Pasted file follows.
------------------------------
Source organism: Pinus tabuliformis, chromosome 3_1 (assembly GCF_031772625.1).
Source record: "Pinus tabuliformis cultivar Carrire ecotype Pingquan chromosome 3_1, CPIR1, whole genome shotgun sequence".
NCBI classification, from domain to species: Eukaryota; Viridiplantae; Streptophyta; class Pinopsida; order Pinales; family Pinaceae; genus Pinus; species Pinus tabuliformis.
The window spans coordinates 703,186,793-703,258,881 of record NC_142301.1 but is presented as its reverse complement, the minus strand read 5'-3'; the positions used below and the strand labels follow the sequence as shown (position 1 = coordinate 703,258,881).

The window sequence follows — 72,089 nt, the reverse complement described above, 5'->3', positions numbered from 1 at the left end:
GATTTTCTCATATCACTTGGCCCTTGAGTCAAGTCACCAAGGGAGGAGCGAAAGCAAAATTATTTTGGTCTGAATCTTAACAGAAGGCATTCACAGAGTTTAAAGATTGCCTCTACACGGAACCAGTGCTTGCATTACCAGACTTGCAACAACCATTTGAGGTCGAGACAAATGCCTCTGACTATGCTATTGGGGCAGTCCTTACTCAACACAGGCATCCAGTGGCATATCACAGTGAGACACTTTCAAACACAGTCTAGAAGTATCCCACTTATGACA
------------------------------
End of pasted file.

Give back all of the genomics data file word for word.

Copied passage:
Source organism: Pinus tabuliformis, chromosome 3_1 (assembly GCF_031772625.1).
Source record: "Pinus tabuliformis cultivar Carrire ecotype Pingquan chromosome 3_1, CPIR1, whole genome shotgun sequence".
NCBI classification, from domain to species: Eukaryota; Viridiplantae; Streptophyta; class Pinopsida; order Pinales; family Pinaceae; genus Pinus; species Pinus tabuliformis.
The window spans coordinates 703,186,793-703,258,881 of record NC_142301.1 but is presented as its reverse complement, the minus strand read 5'-3'; the positions used below and the strand labels follow the sequence as shown (position 1 = coordinate 703,258,881).

The window sequence follows — 72,089 nt, the reverse complement described above, 5'->3', positions numbered from 1 at the left end:
GATTTTCTCATATCACTTGGCCCTTGAGTCAAGTCACCAAGGGAGGAGCGAAAGCAAAATTATTTTGGTCTGAATCTTAACAGAAGGCATTCACAGAGTTTAAAGATTGCCTCTACACGGAACCAGTGCTTGCATTACCAGACTTGCAACAACCATTTGAGGTCGAGACAAATGCCTCTGACTATGCTATTGGGGCAGTCCTTACTCAACACAGGCATCCAGTGGCATATCACAGTGAGACACTTTCAAACACAGTCTAGAAGTATCCCACTTATGACA